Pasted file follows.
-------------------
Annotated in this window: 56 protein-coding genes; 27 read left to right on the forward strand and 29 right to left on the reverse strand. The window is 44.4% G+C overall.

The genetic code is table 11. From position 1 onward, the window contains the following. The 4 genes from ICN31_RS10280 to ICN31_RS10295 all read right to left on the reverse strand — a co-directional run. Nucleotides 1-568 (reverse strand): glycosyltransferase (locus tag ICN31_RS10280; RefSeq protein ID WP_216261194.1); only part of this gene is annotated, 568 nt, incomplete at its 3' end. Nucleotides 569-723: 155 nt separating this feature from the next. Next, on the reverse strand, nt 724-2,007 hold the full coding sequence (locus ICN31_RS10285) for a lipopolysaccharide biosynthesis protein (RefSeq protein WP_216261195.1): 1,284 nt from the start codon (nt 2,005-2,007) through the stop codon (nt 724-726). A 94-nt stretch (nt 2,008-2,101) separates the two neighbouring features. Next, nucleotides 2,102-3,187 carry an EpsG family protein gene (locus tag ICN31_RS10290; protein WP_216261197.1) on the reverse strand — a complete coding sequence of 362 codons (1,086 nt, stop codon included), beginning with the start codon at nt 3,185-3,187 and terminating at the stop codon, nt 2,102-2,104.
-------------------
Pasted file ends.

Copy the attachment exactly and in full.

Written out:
Annotated in this window: 56 protein-coding genes; 27 read left to right on the forward strand and 29 right to left on the reverse strand. The window is 44.4% G+C overall.

The genetic code is table 11. From position 1 onward, the window contains the following. The 4 genes from ICN31_RS10280 to ICN31_RS10295 all read right to left on the reverse strand — a co-directional run. Nucleotides 1-568 (reverse strand): glycosyltransferase (locus tag ICN31_RS10280; RefSeq protein ID WP_216261194.1); only part of this gene is annotated, 568 nt, incomplete at its 3' end. Nucleotides 569-723: 155 nt separating this feature from the next. Next, on the reverse strand, nt 724-2,007 hold the full coding sequence (locus ICN31_RS10285) for a lipopolysaccharide biosynthesis protein (RefSeq protein WP_216261195.1): 1,284 nt from the start codon (nt 2,005-2,007) through the stop codon (nt 724-726). A 94-nt stretch (nt 2,008-2,101) separates the two neighbouring features. Next, nucleotides 2,102-3,187 carry an EpsG family protein gene (locus tag ICN31_RS10290; protein WP_216261197.1) on the reverse strand — a complete coding sequence of 362 codons (1,086 nt, stop codon included), beginning with the start codon at nt 3,185-3,187 and terminating at the stop codon, nt 2,102-2,104.